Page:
Don’t be deceived by their clean, straightforward exteriors – the works of Sydney-based architect Eva-Marie Prineas and her studio Architect Prineas are anything but simple. Whether tackling a new build, a renovation or addition, Architect Prineas has firmly established itself as a master of spatial detail and flow, where the sense of simplicity and ease inherent in the final creation is the byproduct of thoughtful design.
While we may have only recently been introduced to Eva-Marie’s works through est reader favourites like the Allen Key House and Finger Wharf Apartment, Eva-Marie has been steadily building an impressive and multi-faceted practice over the past fourteen years. We thought it was high time to sit down with Eva-Marie and hear more about her creative inspiration, design approach and future thinking – unsurprisingly, it was an insightful look into an architectural approach defined by deep curiosity and a laser attention to detail.
What first sparked your interest in architecture, and how did your career develop from there?
Being little I remember how my mother – an art teacher – would talk about architecture. She had grown up in Cairo when it was a melting pot of cultures and had a worldly appreciation of beautiful things that intrigued me. Both my parents immigrated to Australia but would return regularly to Europe. These were fantastic experiences that moulded my understanding of architecture in the way learning a second language might sharpen an understanding of one’s own. Those experiences with much older cultures certainly helped me question why things were the way they were as I grew up in the outer suburbs of Sydney.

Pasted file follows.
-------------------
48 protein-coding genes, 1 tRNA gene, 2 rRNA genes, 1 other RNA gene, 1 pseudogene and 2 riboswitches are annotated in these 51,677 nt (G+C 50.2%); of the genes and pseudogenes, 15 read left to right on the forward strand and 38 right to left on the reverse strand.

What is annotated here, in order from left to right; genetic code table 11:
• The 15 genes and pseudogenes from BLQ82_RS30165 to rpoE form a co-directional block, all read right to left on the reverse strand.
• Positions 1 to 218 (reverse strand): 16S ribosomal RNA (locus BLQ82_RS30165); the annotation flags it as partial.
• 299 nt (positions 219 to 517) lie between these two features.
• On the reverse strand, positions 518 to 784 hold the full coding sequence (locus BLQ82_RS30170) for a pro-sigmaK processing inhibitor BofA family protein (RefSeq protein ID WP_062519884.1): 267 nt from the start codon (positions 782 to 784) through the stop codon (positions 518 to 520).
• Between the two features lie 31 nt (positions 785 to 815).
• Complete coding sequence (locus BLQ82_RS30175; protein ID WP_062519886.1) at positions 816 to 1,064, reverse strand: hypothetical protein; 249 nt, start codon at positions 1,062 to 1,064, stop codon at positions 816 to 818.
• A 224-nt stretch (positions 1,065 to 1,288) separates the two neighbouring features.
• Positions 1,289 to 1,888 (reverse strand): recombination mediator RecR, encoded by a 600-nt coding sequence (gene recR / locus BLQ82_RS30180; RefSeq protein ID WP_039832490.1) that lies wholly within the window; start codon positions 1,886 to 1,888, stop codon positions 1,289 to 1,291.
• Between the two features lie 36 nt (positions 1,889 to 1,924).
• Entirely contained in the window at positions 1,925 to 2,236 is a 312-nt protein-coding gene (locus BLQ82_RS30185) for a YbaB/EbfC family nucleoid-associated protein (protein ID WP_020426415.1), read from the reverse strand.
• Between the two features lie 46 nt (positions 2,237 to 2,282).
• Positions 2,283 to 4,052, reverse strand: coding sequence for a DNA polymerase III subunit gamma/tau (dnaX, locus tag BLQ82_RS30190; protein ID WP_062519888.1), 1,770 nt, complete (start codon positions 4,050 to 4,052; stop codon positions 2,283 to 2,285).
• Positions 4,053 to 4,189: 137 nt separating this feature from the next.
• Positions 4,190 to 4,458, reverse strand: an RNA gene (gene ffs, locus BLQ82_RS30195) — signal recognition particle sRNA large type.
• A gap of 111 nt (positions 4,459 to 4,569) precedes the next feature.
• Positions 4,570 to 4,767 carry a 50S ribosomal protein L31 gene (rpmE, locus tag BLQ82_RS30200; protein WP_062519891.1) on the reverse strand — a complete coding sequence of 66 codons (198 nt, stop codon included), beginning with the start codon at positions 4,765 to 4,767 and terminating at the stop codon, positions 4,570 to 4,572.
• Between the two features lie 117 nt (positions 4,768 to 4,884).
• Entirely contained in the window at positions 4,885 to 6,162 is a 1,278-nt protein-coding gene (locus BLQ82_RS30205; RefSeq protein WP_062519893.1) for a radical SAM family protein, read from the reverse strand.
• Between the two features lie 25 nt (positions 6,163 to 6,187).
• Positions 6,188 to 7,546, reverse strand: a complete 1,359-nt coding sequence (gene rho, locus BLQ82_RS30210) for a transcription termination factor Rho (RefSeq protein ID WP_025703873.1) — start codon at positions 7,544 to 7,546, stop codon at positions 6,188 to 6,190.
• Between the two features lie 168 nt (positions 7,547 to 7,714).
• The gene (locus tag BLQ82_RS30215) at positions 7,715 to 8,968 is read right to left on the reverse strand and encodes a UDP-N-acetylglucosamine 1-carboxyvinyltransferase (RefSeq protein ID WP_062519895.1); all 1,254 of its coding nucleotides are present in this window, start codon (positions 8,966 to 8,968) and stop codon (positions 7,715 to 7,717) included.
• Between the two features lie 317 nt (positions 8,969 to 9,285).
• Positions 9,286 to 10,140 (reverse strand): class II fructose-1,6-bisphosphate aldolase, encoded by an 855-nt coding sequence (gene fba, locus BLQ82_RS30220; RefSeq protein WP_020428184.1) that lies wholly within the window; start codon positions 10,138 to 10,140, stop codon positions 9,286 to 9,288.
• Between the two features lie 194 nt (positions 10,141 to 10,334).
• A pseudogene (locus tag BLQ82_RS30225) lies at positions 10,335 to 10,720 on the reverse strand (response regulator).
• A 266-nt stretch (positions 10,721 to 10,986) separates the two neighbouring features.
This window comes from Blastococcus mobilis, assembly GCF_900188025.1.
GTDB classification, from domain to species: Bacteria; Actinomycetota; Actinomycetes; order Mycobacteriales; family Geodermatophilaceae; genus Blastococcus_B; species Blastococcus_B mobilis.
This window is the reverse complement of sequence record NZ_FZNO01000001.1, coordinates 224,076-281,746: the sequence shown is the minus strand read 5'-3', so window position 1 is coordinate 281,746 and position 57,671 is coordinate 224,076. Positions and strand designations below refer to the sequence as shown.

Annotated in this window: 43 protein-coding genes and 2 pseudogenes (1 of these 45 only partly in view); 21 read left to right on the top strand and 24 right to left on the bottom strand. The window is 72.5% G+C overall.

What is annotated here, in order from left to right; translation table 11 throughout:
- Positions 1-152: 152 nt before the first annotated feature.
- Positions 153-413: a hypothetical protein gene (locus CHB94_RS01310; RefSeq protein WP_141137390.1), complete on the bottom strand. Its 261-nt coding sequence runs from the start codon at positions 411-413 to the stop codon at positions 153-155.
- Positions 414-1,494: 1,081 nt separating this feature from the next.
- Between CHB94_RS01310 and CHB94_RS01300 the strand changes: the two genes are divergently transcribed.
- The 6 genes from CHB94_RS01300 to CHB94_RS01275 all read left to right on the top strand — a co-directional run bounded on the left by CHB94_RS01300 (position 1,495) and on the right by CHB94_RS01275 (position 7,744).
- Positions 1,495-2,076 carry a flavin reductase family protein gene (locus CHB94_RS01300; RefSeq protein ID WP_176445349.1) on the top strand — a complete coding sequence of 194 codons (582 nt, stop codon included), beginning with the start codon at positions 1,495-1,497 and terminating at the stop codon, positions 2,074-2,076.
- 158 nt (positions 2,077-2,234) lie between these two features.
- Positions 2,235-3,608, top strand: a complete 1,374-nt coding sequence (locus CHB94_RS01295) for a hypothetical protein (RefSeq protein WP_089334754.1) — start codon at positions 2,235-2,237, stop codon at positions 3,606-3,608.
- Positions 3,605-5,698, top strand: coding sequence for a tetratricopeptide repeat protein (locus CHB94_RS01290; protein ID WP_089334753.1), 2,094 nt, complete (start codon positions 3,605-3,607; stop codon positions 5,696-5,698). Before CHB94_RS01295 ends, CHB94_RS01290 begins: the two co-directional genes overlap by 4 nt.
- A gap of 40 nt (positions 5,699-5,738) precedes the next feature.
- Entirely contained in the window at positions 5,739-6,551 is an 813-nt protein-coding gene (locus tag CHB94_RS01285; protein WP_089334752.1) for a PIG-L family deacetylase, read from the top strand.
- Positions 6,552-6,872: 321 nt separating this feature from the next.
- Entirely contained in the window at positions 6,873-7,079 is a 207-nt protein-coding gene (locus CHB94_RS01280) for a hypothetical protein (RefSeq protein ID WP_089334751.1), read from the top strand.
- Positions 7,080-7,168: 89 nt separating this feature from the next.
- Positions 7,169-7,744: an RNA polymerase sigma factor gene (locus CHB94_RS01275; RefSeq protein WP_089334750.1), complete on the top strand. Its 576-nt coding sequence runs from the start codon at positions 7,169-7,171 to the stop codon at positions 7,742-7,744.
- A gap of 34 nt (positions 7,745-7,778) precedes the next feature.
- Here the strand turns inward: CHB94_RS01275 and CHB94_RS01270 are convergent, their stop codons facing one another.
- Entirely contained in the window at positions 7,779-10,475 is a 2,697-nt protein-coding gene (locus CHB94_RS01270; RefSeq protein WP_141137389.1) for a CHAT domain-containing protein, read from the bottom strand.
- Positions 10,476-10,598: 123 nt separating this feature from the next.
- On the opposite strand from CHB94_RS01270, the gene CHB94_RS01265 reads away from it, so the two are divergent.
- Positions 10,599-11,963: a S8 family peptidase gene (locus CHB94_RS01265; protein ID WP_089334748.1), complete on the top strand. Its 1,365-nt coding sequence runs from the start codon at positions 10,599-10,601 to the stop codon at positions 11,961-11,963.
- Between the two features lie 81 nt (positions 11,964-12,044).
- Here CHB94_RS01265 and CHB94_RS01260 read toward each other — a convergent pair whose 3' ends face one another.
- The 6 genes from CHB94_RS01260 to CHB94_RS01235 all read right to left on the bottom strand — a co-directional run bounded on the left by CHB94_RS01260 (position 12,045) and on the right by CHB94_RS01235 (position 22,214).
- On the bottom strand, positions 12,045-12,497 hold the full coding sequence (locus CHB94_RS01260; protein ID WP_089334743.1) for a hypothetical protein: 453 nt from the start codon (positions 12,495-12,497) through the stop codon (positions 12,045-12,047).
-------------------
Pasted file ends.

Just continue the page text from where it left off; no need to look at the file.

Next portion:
We love your design philosophy of ‘adapting and understanding places that are already special’. Tell us a little bit more about how this drives your design approach.
As architects we are often presented with projects and places that for some reason resonate with our clients. It could be their location, aspect, a particular view or a building’s heritage. I believe there are qualities in all sites that exist – however latent – that as architects we need to find and understand before we add a further layer, and this excites me – it makes every project a new challenge.